Why VFX artists are protesting

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When Ang Lee was announced as the recipient for Best Directing and his film "Life Of Pi" as the winner of Best Cinematography and Best Visual Effects in the 85th Oscars on 24 February 2013 (25 February 2013 in Malaysia and Singapore), there were many cries of outrage. Particularly 483 of them and counting. These cries of outrage were that of the VFX artists, who were angered that Rhythm & Hues Studios, who provided visual effects for the film, were forced to file for a Chapter 11 bankruptcy on 11 February 2013 due to unfair competition from subsidized and tax exempt foreign studios.

To add insult to the injury, before Bill Westenhofer, who went up to receive the award for Best Visual Effects for "Life Of Pi" could bring awareness to VFX issues, the microphone went dead and he was played off the stage with the theme from "Jaws". Further, director Ang Lee did not even thank the VFX team for their work on Richard Parker, and even said ""I would like it to be cheaper and not a tough business [for VFX vendors]."

It is no secret that it is getting harder and harder to make money in recent times, and no other industry struggles with this more than VFX. On a good year, VFX studios make 5% profit, although the movie that they work on goes on to earn make millions or over a billion dollars. According to Reddit, some of the main reasons are:

1. There are subsidies in other countries, which leads to unfair or no competition for VFX studios that don't.
2. Minor cosmetic jobs such as roto and paint fixes are being outsourced to China and India by movie studios in order to save costs.
3. In addition to low costs, movie studios pressure VFX houses to do more work, or at least lower their costs further by opening offices in subsidized locales in order to take advantage of tax breaks.
4. In addition to movie studios asking for more and cheaper work, they want VFX on a movie done in less time, resulting in VFX artists putting in more overtime, which are then not paid for as they want lower costs anyway.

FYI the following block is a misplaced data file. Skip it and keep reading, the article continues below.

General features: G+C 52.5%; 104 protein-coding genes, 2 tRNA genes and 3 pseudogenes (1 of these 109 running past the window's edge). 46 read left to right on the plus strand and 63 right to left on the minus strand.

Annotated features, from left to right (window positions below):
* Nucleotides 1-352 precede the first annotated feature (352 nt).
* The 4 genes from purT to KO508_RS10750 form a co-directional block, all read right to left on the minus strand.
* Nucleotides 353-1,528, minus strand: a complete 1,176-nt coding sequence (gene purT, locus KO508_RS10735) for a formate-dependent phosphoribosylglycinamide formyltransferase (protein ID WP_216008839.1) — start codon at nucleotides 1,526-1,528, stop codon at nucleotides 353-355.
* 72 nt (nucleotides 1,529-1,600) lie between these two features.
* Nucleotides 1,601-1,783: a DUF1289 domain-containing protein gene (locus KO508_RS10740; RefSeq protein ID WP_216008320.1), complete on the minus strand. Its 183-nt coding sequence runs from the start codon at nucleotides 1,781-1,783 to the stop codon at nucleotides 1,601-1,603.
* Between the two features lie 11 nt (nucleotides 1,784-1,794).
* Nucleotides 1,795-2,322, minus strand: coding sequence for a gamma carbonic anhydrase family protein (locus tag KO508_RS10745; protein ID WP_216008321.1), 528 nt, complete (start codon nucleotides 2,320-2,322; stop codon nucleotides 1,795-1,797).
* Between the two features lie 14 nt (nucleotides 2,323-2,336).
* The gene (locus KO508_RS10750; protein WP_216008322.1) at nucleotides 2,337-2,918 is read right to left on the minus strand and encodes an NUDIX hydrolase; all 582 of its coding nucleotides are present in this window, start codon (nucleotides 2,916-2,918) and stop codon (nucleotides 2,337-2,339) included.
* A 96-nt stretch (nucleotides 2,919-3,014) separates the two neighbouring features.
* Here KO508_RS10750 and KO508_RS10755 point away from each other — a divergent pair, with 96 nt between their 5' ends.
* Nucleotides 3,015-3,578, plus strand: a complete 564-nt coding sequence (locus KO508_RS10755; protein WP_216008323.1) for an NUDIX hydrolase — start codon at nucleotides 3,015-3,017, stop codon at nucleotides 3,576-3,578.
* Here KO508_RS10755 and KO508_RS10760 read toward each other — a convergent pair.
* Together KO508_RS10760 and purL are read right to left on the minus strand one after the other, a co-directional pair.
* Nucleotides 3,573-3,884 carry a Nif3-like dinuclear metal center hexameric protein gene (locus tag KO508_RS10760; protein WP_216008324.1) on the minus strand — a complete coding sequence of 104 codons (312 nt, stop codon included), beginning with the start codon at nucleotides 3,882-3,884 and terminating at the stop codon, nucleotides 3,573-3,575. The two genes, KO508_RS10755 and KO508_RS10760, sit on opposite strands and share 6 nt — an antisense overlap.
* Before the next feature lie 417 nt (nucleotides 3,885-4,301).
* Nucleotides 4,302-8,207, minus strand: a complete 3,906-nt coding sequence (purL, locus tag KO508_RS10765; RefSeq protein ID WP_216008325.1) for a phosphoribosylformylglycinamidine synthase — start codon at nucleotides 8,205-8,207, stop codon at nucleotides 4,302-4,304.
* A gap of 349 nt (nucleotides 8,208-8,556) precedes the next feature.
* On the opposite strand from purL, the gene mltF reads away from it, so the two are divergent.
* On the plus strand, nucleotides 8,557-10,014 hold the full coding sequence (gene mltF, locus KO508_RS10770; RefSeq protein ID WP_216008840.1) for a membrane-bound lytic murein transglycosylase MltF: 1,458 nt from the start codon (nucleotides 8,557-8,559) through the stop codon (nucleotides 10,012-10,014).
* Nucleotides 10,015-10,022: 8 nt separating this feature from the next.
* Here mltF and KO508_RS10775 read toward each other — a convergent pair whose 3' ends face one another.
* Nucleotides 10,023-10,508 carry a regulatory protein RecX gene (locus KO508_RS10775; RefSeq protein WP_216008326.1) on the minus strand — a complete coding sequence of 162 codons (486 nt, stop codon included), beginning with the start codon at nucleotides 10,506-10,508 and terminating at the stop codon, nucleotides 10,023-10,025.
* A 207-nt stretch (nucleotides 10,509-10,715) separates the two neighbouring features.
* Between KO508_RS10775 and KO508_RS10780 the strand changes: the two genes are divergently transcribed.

5. VFX artists do not have a union, and their pay are per-contract basis, which also makes it easier for studios to blacklist a particular individual for speaking up.

Why is VFX making such a big deal, you ask? There are tons of other industries who are suffering from economic problems as well. However, how many movies can you say that is absent of any VFX effects? Without VFX, these movies will just be actors acting in front of a green screen, which explains why VFX artists and individuals who are supporting the cause have changed their profile pictures on Facebook to that of a green image.

The VFX issues are also one that hits home for Malaysia, as the country's branch of Rhythm & Hues have also contributed to Ang Lee's "Life Of Pi". The studios' next project is "The Seventh Son", which stars Ben Barnes, Julianne Moore and Jeff Bridges, but following the company's filing for bankruptcy and employee layoff of over 250 without pay, it seems that all their VFX artists could not finish work on contracted projects that would last until the end of April unless they could obtain an emergency USD 17 million loan from 20th Century Fox and Universal. Meanwhile, Legendary Pictures stepped in and paid the company around USD 5 million to finish the effects work on "The Seventh Son".

Stay tuned for more Cinema Online coverage on the effects industry agenda!

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